DOKUMENTATION


Lawrence Teeter

Attorney at Law
3580 Wilshire Blvd #1700
Los Angeles, California 90010
213-387-4512

July 24, 2002

FOR IMMEDIATE PRESS RELEASE

RE: Sirhan Sirhan files new petition challenging his convictionfor 1968 assassination of Senator Robert F. Kennedy charging that his lawyer was blackmailed by federal prosecutors.

On July 23, 2002, a second Petition for Writ of Habeas Corpus was filed in the California Supreme Court seeking a new trial for Sirhan Sirhan, who was wrongfully convicted for the Los Angeles assassination of Senator Robert F. Kennedy on June 5, 1968.

The petition maintains that federal prosecutors blackmailed Sirhan's trial lawyer, the late Grant Cooper, into throwing the case and helping the Los Angeles County District Attoineyrs office achieve a conviction and death verdict. Shortly after agreeing to represent Sirban, Cooper was allegedly discovered in possession of stolen federal grand jury transcripts by a federal Prosecutor in another case. Long-secret LAPD documents reveal that on December 23, 1968, police were advised that an announcement concerning concering Cooper's indictment was "expected in the next day or two." On January 3, 1969, the FBI agent assigned to an interagency task force in the Sirhan case reported that he was monitoring "Grant Cooper's dilemma." On January 6, 1969, Cooper advised the Sirhan trial judge that he had discussed the matter with the U. S . Attorney in Los Angeles and had been told that no decision had been made as to whether he would be indicted after all. Cooper added that he could "not conceive" that he would be indicted. The trial judge never advised Sirhan of the possibility that federal prosecutors involved with the case were pressuring his lawyer and never gave the defendant a chance to request a new lawyer.

Cooper then proceeded to betray his client by:

* conceding to the jury that Sirhan shot and killed Kennedy and then failed to move for a mistrial when the prosecution belatedly disclosed long-withheld autopsy report which established. that Sirhan was out of position and out of range and could not have shot the Senator;

* failing to introduce evidence that an armed security guard was, unlike Sirhan, admittedly in position and actually drew his weapon during the shooting;

* urginq Sirhan to plead guilty under circumstances in which the prosecution could still seek the death penalty;

* refusinq to object to the introduction of Bullets after having been advised by, the prosecution in chambers that they could not be authenticated;

* failing to present the defense that Sirhan has been programmmed through hypnosis to pull a weapon and fire it without knowing what he was doing and without being able to recall having been programmed. Sirhan's previous petition was accompanied by a declaration from this nation's premier hypnosis expert, Herbert Spiegel, M.D., who teaches at Columbia University. Dr. Spiegel has concluded that Sirhan was programed in this manner and that this was established by Sirhan's performance under hypnosis prior to his trial. (Cooper's defense was that Sirhan was a paranoid schizophrenic, but as has been pointed out by both Dr. Spiegel and by the prosecution's own expert at trial, schizophrenics have a low level of hypnotizability. Sirhan was an excellent and experienced subject of hypnosis).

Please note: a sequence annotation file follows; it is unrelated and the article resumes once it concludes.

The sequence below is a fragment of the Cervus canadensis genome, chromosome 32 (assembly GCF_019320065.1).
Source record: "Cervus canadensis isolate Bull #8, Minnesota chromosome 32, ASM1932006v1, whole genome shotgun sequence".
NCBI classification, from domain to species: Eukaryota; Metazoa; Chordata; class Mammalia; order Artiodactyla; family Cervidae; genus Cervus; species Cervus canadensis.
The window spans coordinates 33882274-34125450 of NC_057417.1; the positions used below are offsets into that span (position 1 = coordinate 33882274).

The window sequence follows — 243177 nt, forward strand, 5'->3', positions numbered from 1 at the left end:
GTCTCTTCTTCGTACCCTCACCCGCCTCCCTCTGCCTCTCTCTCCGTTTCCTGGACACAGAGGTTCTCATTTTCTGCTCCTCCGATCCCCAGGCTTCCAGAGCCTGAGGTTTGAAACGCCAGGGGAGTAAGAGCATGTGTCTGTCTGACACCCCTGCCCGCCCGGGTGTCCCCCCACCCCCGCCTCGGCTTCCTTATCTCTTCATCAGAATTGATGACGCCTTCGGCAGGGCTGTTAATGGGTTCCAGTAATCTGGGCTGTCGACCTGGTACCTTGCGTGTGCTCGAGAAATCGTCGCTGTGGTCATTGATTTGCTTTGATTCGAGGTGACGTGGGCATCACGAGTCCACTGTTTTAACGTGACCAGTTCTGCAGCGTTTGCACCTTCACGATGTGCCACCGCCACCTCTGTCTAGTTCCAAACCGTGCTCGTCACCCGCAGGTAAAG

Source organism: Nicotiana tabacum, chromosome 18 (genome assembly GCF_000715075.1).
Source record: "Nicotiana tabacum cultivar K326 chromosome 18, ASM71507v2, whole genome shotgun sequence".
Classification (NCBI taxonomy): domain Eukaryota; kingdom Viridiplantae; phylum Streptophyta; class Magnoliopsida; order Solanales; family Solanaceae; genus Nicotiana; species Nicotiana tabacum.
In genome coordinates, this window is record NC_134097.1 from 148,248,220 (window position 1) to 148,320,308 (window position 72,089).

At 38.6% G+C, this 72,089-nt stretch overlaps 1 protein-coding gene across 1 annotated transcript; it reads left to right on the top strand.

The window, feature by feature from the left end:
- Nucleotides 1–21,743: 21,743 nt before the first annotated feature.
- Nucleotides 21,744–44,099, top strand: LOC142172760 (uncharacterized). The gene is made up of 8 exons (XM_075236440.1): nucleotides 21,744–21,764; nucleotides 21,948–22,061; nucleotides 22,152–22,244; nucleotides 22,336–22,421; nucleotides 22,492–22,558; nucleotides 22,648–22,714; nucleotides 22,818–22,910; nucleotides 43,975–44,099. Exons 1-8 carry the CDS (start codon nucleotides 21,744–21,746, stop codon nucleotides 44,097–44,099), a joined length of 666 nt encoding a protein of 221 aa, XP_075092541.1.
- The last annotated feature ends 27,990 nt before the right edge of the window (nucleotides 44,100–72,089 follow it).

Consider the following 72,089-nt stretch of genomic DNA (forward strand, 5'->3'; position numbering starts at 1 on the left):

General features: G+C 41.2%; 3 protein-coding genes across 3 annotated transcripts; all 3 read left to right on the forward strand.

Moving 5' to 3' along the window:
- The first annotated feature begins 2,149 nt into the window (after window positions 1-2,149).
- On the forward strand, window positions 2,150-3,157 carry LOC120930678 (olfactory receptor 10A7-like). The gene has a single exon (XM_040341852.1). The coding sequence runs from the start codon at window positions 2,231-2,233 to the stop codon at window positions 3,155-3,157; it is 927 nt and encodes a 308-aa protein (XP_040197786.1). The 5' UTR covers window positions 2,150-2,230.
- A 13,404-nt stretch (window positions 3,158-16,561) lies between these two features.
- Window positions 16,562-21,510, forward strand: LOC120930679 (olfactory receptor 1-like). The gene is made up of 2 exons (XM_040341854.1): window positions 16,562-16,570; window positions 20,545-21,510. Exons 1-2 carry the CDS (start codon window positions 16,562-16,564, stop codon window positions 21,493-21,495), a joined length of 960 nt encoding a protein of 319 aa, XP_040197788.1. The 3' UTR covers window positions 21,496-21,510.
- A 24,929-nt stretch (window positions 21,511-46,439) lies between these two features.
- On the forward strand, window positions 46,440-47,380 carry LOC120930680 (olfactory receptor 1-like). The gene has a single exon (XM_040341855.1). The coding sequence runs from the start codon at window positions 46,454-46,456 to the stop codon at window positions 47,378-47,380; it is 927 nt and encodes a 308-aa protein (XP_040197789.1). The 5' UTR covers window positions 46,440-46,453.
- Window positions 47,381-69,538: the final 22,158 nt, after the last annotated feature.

After Sirhan was convicted and sentenced to death, Cooper was allowed to pay $1000 in fines for possession of the transcripts and for having lied to the judge.

Sirhan's claims arise under a U.S. Supreme Court decision (Cyler v. Sullivan, 445 U.S. 335 (1980)) holding that a defendant is entitled to reversal of his conviction if his lawyer suffered from an actual conflict of interest that adversely affected counsel's performance The right to reversal is automatic if the existence of such a potential conflict is disclosed in the record and the judge fails to advise the defendant of his right to request another lawyer.

The Petition also charges that:

* prosecutors concealed a police officer witness who observed an imposter sign Sirhan's name on the roster at a police target range three days before the assassination;

* one defense investigator served as an informer for the LAPD inside the defense camp, while another was wire-tapped on prosecution orders;

* prosecutors received illegal reports of juror comments about the evidence during the trial.

Newly discovered evidence establishes the presence of an LAPD intelligence officer with a gun at the assassination location. The LAPD test fired two weapons as though they had been recovered at the scene. One of these weapons had been in police custody before the crime and was destroyed shortly thereafter.

A previous petition was filed with the California Supreme Court in 1997 (Cal. Supreme Ct. # SO 62258). That petition was denied in May of 2000, at which point Sirhan immediately sought relief in U.S. District Court. His federal petition is still pending. (USDC C.D. Cal. # OO-CV-5686 CAS (AJW); Cal. Supreme Ct. # S 108584, 7-23-02).

(The U.S. Court of Appeals for the Ninth Circuit is still considering Sirhan's request that his federal petition be transferred to a judge outside the Los Angeles federal court system. The basis for that request is that the U.S. Attorney in Los Angeles 1968 and 1969 is now a Los Angeles federal judge, and the magistrate judge assigned to Sirhan's case is his subordinate. (CA 9 # 02-70740).)

Contact: Lawrence Teeter, Esq.: # (213) 387-4512



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